JAMES CROWLEY: I’m up with a gentleman. Says he resides here...but is rather uncooperative. But keep the cars coming.

UNIDENTIFIED MAN B [DISPATCHER]: I have an ID, Henry Louis Gates.

CROWLEY: Can you also start the Harvard University Police this way.

DISPATCHER: We can send them in.

SOLORZANO: While other sound is heard in the background, it's tough to make out who it is or what they're saying. And Cambridge Police forces have developed a task force. They want to take a look at this case and see if anything can be learned from it. Harry.

SMITH: Bianca, thank you so much. Reverend Jesse Jackson joins us now from San Francisco. Good morning, Reverend Jackson.

JESSE JACKSON: Good morning, sir.

SMITH: Here’s this meeting at the White House to take place Thursday evening, do you think there's any chance these three men can embark after this meeting is over having found common ground?

JACKSON: Well, they have the supreme arbiter in the President of the United States of America. It's a big subject for a small meeting. If Rosa Parks and James Blake, the bus driver, had met at the White House and did not deal with the issue of denial of public accommodations, it would have been personal and not policy. And so this issue of Dr. Gates being a victim of excessive force and bad judgment is a much bigger subject.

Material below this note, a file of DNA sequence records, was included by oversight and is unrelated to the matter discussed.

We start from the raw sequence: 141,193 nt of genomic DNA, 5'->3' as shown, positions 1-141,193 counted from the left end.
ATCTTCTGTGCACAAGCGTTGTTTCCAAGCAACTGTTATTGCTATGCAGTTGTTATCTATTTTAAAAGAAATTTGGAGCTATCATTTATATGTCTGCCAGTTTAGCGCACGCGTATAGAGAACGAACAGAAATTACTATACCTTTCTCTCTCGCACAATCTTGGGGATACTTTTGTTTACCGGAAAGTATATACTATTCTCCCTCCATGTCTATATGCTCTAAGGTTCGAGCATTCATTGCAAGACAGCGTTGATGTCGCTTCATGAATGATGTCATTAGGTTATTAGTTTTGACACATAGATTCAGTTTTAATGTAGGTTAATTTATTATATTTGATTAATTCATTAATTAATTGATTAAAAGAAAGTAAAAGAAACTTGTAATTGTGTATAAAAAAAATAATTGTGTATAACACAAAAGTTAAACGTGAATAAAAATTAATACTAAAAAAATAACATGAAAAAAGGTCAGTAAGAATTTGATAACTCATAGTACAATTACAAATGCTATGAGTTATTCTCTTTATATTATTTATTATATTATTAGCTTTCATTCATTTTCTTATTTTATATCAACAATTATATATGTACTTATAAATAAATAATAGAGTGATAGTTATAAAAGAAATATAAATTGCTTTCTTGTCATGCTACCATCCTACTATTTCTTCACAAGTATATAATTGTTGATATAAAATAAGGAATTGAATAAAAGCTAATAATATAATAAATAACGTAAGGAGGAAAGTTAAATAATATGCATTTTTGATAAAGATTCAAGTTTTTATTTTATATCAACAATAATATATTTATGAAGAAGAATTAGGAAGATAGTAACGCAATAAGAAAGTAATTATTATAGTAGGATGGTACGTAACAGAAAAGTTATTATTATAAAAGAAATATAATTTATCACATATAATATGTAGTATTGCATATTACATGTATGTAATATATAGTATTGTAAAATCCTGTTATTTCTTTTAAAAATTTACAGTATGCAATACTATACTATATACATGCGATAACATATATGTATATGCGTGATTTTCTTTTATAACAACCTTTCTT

SMITH: I think about your face the night Barack Obama was elected and the tears that were streaming down your face, all that you have experienced in the fight for civil rights in this country. And I wonder sometimes, as you have seen all that you have seen, can this one – I think maybe that this incident shows that life is still even as complicated as it's always been?

JACKSON: Well you know, again, back to Rosa Parks, that one case raised the real debate about denial of public accommodations and what it meant and denial of the right to vote. This one case could open up the issue of the pervasiveness of race profiling, of the subprime lending struggle. I wish at some point the President would meet with the – Countrywide and with Wells Fargo, for example. Much of this subprime housing lending was driven by race profiling, not just the police profiling, but judges in the sentencing disparity, for example. And so, there is – this is a teachable moment if we, in fact, now address the issue of – race profiling is deadly, it's costly and it’s expensive, and really is bad for your health.